Ripcord Clause

I was talking with my good friend, Alan, this week.

A surveyor by trade, he’s contemplating taking a job as a subcontractor for a company that’s pursuing him.

He would have already said yes, but he’s concerned about the company’s tendency to overload their surveyors.

So, I told him about initiating an up-front agreement that includes a ripcord clause coupled with DEFCON levels.

In case this would be useful to you, here’s the email summary I ended up sending Alan. (Just swap the word “surveyor” for whatever industry you’re in.) ————————————————– 

Here’s in writing what I mentioned earlier about the up-front agreement and having a plan that makes everyone happy.

Define your ripcord clause and set the DEFCON levels.

Your ripcord clause is the maximum number of surveys you’re willing to process in a month. There is no amount of money or begging that can convince you to personally do any more than that.

Obviously, if you wait until you reach your ripcord level to enact a plan “b” it’ll be too late without scrambling and extra stress. Thus, the DEFCON levels.

(Real DEFCON levels count down to 1 so we’ll follow suit.)

For example:

DEFCON 5 – 50% Capacity: Note the point in the month but no action. (Are you halfway through the month when you hit 50% capacity?)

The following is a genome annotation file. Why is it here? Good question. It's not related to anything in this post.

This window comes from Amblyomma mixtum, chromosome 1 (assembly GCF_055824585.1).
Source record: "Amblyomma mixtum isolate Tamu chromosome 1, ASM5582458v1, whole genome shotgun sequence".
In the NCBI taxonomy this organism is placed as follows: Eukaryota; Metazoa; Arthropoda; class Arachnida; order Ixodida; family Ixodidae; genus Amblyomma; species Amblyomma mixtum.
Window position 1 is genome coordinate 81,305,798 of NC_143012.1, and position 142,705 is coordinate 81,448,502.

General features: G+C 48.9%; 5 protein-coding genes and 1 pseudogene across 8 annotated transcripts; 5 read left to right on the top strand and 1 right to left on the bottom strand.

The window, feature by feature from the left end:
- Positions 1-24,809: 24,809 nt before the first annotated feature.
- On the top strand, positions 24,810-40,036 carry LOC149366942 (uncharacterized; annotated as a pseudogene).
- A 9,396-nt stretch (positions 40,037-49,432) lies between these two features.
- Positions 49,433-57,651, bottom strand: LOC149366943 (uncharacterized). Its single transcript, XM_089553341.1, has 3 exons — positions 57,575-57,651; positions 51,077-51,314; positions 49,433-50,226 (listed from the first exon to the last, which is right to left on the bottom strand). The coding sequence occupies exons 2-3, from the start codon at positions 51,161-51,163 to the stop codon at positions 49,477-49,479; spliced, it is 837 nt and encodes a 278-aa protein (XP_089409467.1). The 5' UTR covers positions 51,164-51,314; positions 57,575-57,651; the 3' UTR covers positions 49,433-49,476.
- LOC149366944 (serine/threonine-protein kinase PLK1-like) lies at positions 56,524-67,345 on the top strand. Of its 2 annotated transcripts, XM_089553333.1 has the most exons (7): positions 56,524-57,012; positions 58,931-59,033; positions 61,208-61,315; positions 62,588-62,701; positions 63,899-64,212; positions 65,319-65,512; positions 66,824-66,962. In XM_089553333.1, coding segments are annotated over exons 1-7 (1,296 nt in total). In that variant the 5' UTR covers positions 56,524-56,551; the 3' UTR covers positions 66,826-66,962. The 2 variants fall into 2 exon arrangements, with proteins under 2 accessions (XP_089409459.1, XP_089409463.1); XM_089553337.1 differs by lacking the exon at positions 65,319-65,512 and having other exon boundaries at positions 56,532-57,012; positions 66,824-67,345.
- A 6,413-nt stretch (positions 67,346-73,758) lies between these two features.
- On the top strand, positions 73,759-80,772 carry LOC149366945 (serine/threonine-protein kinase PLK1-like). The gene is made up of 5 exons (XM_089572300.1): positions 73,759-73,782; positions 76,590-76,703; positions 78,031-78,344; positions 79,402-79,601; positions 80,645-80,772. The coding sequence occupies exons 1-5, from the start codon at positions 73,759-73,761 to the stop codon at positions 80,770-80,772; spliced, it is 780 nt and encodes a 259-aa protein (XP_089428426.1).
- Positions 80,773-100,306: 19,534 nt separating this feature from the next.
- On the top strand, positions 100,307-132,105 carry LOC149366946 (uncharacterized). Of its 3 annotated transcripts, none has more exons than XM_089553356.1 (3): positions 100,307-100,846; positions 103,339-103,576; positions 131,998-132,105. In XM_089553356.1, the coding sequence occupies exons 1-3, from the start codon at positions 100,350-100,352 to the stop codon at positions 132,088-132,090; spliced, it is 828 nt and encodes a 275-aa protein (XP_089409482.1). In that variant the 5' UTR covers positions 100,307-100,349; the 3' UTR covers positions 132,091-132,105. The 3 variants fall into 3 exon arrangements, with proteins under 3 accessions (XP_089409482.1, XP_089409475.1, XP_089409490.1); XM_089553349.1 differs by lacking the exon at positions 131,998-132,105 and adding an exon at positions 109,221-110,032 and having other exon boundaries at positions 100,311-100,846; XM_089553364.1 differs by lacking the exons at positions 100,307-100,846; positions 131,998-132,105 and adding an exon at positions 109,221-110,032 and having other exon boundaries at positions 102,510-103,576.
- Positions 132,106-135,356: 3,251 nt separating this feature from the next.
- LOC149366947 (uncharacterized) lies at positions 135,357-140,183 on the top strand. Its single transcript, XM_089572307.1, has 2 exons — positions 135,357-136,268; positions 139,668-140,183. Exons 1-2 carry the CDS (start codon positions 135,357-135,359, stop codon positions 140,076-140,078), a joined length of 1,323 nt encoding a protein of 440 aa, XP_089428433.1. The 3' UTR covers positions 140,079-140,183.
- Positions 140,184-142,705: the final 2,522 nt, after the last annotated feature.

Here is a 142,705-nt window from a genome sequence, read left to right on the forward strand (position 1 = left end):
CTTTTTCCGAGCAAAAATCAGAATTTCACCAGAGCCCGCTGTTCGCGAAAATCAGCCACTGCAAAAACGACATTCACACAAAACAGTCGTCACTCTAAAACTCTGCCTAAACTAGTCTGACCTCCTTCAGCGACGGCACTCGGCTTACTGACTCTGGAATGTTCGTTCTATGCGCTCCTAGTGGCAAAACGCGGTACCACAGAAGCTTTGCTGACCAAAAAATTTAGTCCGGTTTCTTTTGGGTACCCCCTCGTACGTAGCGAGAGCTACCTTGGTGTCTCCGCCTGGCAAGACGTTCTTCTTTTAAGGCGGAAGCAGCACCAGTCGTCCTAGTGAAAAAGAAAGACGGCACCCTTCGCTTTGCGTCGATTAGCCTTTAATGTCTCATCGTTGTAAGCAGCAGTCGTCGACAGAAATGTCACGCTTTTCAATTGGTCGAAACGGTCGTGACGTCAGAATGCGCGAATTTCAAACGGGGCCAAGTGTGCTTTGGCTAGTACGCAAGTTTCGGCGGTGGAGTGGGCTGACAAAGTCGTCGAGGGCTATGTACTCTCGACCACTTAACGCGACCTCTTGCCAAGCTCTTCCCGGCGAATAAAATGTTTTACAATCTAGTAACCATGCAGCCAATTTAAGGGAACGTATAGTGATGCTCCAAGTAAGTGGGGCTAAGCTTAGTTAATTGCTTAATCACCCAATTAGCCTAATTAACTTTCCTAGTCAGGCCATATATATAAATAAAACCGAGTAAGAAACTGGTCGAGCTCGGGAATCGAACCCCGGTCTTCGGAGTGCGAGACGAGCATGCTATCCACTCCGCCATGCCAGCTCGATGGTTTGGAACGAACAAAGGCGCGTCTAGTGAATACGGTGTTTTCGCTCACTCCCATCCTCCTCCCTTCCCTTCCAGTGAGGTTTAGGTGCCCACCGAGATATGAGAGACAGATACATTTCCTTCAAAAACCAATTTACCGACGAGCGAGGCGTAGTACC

DEFCON 4 – 60% Capacity: Start pro-rating the days of the month left against the month’s workload to that point. (Is it tracking or will you clearly hit the ripcord level? Do you need to start planning?)

DEFCON 3 – 70% Capacity: Yellow Alert. Depending on where you are in the month either start lining up help or actively shuffle/disperse workload. 

DEFCON 2 – 80% Capacity: Orange Alert. Should be handing off 60% or more of all incoming/current surveys.

DEFCON 1 – 90% Capacity: Red Alert. Should be handing off 95% or more of all incoming/current surveys.

The goal is to actually never hit your ripcord number. If you do then reevaluate the DEFCON percentages and adjust.

This is based on the principle of always having a guy in a truck with not enough to do. (Which is the key to business growth.) 

For any service based company, you cannot grow unless you always have at least one person with not enough work. This allows the company to say yes to incoming new work. As soon as the “one person” has a medium-full schedule you hire the next person.

The only companies that grow are the ones willing to counter-intuitively always pay one more person than the workload dictates.

The numbers I used and DEFCON levels are just examples. You’ll have to run your own math to make it work.

 – Zac Smith, VC